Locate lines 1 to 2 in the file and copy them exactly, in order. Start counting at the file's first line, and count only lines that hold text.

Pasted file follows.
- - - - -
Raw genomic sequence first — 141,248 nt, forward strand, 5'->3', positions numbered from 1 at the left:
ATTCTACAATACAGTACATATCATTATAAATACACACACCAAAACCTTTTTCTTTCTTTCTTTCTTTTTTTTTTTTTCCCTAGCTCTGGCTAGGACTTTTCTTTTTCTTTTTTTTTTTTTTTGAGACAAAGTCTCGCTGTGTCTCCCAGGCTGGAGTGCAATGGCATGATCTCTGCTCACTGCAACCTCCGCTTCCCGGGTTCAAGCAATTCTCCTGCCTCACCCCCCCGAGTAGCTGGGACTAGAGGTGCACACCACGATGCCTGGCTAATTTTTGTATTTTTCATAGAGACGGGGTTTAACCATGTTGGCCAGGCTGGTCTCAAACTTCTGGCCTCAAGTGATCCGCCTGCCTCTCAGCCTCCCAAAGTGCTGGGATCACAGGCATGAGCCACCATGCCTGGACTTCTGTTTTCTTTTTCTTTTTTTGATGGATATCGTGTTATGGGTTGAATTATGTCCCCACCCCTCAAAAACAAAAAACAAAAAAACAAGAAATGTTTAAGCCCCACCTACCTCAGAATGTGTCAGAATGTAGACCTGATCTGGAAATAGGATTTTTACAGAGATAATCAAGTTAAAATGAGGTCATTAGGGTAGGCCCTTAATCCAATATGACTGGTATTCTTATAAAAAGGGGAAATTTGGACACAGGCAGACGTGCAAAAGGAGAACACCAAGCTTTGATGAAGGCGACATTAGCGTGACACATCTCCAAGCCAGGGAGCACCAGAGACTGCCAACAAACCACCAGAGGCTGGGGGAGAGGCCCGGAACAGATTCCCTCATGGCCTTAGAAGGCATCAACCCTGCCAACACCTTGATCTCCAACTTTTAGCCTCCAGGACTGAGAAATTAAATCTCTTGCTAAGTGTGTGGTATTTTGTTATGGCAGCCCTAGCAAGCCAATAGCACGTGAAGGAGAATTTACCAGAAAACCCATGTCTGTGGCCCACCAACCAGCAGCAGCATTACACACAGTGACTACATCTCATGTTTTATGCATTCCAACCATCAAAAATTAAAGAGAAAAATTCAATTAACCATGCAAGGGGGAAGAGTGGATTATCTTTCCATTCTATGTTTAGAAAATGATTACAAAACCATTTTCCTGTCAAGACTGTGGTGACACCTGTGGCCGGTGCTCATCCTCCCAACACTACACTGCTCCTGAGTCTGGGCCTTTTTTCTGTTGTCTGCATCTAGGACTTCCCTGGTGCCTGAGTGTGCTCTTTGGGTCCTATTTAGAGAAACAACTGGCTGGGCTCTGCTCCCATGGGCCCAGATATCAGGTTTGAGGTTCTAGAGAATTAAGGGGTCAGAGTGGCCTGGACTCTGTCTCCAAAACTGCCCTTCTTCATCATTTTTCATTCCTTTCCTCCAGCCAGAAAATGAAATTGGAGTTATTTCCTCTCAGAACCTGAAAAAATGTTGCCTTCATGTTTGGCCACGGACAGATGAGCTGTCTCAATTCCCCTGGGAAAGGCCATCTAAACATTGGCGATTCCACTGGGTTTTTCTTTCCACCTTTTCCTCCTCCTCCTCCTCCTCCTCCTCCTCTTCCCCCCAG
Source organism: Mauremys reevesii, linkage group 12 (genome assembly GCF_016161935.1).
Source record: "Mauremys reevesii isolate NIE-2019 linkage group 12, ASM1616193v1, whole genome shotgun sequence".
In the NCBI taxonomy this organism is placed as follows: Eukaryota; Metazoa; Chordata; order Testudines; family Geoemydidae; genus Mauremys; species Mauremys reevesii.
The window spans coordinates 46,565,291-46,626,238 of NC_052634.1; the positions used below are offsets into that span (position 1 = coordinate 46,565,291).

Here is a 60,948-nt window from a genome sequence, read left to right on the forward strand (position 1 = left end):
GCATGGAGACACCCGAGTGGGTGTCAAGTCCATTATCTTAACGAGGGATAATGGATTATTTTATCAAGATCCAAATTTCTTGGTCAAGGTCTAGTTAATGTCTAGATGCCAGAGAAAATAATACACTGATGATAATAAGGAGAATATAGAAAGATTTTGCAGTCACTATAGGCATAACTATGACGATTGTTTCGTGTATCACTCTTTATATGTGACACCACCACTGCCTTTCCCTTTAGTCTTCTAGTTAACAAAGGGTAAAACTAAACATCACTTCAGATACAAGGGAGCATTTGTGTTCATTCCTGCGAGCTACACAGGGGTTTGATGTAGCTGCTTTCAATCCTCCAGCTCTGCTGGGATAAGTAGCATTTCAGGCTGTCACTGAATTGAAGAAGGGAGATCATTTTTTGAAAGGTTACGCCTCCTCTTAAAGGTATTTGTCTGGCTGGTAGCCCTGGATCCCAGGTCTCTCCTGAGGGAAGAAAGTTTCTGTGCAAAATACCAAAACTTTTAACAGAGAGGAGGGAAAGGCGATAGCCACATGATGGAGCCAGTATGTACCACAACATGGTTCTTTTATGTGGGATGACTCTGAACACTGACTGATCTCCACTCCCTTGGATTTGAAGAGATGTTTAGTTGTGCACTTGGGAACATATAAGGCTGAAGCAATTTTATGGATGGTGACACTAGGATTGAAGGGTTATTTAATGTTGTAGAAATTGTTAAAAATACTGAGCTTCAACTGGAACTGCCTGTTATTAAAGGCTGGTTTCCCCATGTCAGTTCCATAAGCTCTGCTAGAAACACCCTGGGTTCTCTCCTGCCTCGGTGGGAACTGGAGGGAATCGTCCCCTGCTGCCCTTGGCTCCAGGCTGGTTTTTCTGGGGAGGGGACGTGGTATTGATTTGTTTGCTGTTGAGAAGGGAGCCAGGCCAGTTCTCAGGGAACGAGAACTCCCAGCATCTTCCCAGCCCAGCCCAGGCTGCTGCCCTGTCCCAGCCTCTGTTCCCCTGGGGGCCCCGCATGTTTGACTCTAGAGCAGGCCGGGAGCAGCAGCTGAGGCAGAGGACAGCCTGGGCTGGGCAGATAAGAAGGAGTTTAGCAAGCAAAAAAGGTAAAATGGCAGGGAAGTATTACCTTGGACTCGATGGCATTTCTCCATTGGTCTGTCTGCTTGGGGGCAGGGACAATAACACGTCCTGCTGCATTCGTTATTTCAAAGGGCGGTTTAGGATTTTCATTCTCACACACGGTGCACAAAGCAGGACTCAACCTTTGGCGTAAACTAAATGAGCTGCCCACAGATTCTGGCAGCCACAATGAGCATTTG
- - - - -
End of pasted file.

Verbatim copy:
Raw genomic sequence first — 141,248 nt, forward strand, 5'->3', positions numbered from 1 at the left:
ATTCTACAATACAGTACATATCATTATAAATACACACACCAAAACCTTTTTCTTTCTTTCTTTCTTTTTTTTTTTTTCCCTAGCTCTGGCTAGGACTTTTCTTTTTCTTTTTTTTTTTTTTTGAGACAAAGTCTCGCTGTGTCTCCCAGGCTGGAGTGCAATGGCATGATCTCTGCTCACTGCAACCTCCGCTTCCCGGGTTCAAGCAATTCTCCTGCCTCACCCCCCCGAGTAGCTGGGACTAGAGGTGCACACCACGATGCCTGGCTAATTTTTGTATTTTTCATAGAGACGGGGTTTAACCATGTTGGCCAGGCTGGTCTCAAACTTCTGGCCTCAAGTGATCCGCCTGCCTCTCAGCCTCCCAAAGTGCTGGGATCACAGGCATGAGCCACCATGCCTGGACTTCTGTTTTCTTTTTCTTTTTTTGATGGATATCGTGTTATGGGTTGAATTATGTCCCCACCCCTCAAAAACAAAAAACAAAAAAACAAGAAATGTTTAAGCCCCACCTACCTCAGAATGTGTCAGAATGTAGACCTGATCTGGAAATAGGATTTTTACAGAGATAATCAAGTTAAAATGAGGTCATTAGGGTAGGCCCTTAATCCAATATGACTGGTATTCTTATAAAAAGGGGAAATTTGGACACAGGCAGACGTGCAAAAGGAGAACACCAAGCTTTGATGAAGGCGACATTAGCGTGACACATCTCCAAGCCAGGGAGCACCAGAGACTGCCAACAAACCACCAGAGGCTGGGGGAGAGGCCCGGAACAGATTCCCTCATGGCCTTAGAAGGCATCAACCCTGCCAACACCTTGATCTCCAACTTTTAGCCTCCAGGACTGAGAAATTAAATCTCTTGCTAAGTGTGTGGTATTTTGTTATGGCAGCCCTAGCAAGCCAATAGCACGTGAAGGAGAATTTACCAGAAAACCCATGTCTGTGGCCCACCAACCAGCAGCAGCATTACACACAGTGACTACATCTCATGTTTTATGCATTCCAACCATCAAAAATTAAAGAGAAAAATTCAATTAACCATGCAAGGGGGAAGAGTGGATTATCTTTCCATTCTATGTTTAGAAAATGATTACAAAACCATTTTCCTGTCAAGACTGTGGTGACACCTGTGGCCGGTGCTCATCCTCCCAACACTACACTGCTCCTGAGTCTGGGCCTTTTTTCTGTTGTCTGCATCTAGGACTTCCCTGGTGCCTGAGTGTGCTCTTTGGGTCCTATTTAGAGAAACAACTGGCTGGGCTCTGCTCCCATGGGCCCAGATATCAGGTTTGAGGTTCTAGAGAATTAAGGGGTCAGAGTGGCCTGGACTCTGTCTCCAAAACTGCCCTTCTTCATCATTTTTCATTCCTTTCCTCCAGCCAGAAAATGAAATTGGAGTTATTTCCTCTCAGAACCTGAAAAAATGTTGCCTTCATGTTTGGCCACGGACAGATGAGCTGTCTCAATTCCCCTGGGAAAGGCCATCTAAACATTGGCGATTCCACTGGGTTTTTCTTTCCACCTTTTCCTCCTCCTCCTCCTCCTCCTCCTCCTCTTCCCCCCAG